Good Music and Good Software

I’ve always marked time by two things: Oriole seasons and music CDs. When you mention 1992, I first think of Nirvana’s Nevermind (greatest album of all-time) and the Orioles making a run at the playoffs with a great turnaround year. Then, I remember my first car, first somewhat serious girlfriend, first apartment, and other unimportant stuff like that. With 1995, it’s Elastica’s self-titled album and Cal Ripken's record-breaking year—which then reminds me that I graduated from Cornell that year, started my first full-time job, and then decided to move to California. Like I said, unimportant stuff. Anyway, needless to say, the music that is released in a given year has a tremendous effect on my ability to recall events.

Well, this year has given me a lot to jog my memory (which is great given it’s the year my first child will be born and it’s always good to remember that sorta stuff). I'm getting inundated by the non-stop great music that are coming out right now. After a couple years of easing up on CD buying, it seems like every week, there is a group that is finally coming out with their latest CD. It all started with Moby’s latest. Next, I picked up the Garbage and Dave Matthews Band CD last month and, before I could even give them a few spins, I was out buying the Audioslave CD. Next up, the Foo Fighters. I haven't even gotten the Coldplay CD yet. Given each group waited at least three years since their last release, sometimes, I wish they would coordinate with each other and space their releases out (“hey Foo Fighters, you release this year and we’ll go next year”). But then again, I can't get enough of this stuff. My Dell DJ has been going non-stop and I am starting to get a feel for my favorite tracks.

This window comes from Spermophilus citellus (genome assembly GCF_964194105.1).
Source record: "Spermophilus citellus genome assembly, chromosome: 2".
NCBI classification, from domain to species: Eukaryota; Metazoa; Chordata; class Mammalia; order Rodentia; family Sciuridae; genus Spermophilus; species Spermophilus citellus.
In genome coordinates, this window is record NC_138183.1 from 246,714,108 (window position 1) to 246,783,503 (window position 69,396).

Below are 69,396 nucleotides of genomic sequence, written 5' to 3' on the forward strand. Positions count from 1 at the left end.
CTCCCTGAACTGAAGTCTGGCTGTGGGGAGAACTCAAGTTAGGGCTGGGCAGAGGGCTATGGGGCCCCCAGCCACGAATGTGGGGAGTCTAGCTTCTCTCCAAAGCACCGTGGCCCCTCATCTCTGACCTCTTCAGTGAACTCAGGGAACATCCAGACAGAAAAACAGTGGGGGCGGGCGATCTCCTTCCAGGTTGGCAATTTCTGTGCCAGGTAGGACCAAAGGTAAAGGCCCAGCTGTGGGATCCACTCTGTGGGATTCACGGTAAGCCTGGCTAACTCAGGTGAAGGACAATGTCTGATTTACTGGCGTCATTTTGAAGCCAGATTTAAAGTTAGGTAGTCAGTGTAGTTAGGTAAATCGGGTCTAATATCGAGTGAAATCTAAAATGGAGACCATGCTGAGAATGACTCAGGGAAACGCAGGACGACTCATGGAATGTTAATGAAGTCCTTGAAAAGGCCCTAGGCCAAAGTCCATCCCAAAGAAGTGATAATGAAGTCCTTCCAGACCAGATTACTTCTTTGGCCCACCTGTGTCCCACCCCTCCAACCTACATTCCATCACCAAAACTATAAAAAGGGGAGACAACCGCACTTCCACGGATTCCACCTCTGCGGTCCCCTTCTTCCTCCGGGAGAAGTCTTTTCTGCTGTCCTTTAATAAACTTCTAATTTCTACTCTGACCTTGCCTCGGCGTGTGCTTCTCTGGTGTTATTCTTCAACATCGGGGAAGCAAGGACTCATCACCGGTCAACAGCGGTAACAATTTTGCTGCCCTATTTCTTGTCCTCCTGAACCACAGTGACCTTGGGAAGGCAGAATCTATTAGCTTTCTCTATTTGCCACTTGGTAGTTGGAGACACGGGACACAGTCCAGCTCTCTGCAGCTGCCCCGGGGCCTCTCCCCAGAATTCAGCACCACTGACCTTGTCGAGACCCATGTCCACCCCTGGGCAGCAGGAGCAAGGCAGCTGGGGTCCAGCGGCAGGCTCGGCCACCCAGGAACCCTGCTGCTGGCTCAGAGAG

I suppose that must be a little like what Microsoft customers must feel right now. After a quiet period for the last couple of years, we are ready to hit you guys with VS2005, SQL2005, BTS2006, and CS2006. I think once they are here, it'll be a little like this wave of CDs where there will be this period where customers will be feeling out the technologies and finding their "favorite tracks". It’s exciting, but it’s also a little overwhelming. Do you spend time learning how to best use Master Pages or writing against the SQLCLR? Decisions decisions. I will say the idea of betas with GoLive licenses are a great way of getting a jump on this stuff, though. I think customers can deploy with more confidence and hit the ground running. It feels like when the music industry releases a single to whet your appetite for the album. I can remember playing “What’s The Frequency Kenneth?” and “Learn to Fly” over and over long before REM’s Monster and the Foo Fighters There’s Nothing Left To Lose came out. Needless to say, by the time each album came out, I raced to the store early in the morning to get my copy. They still do it as I heard part of the Audioslave and Coldplay albums before they came out. I guess the software industry is starting to take lessons from the music industry. Who knows? Maybe I’ll start marking time by software releases.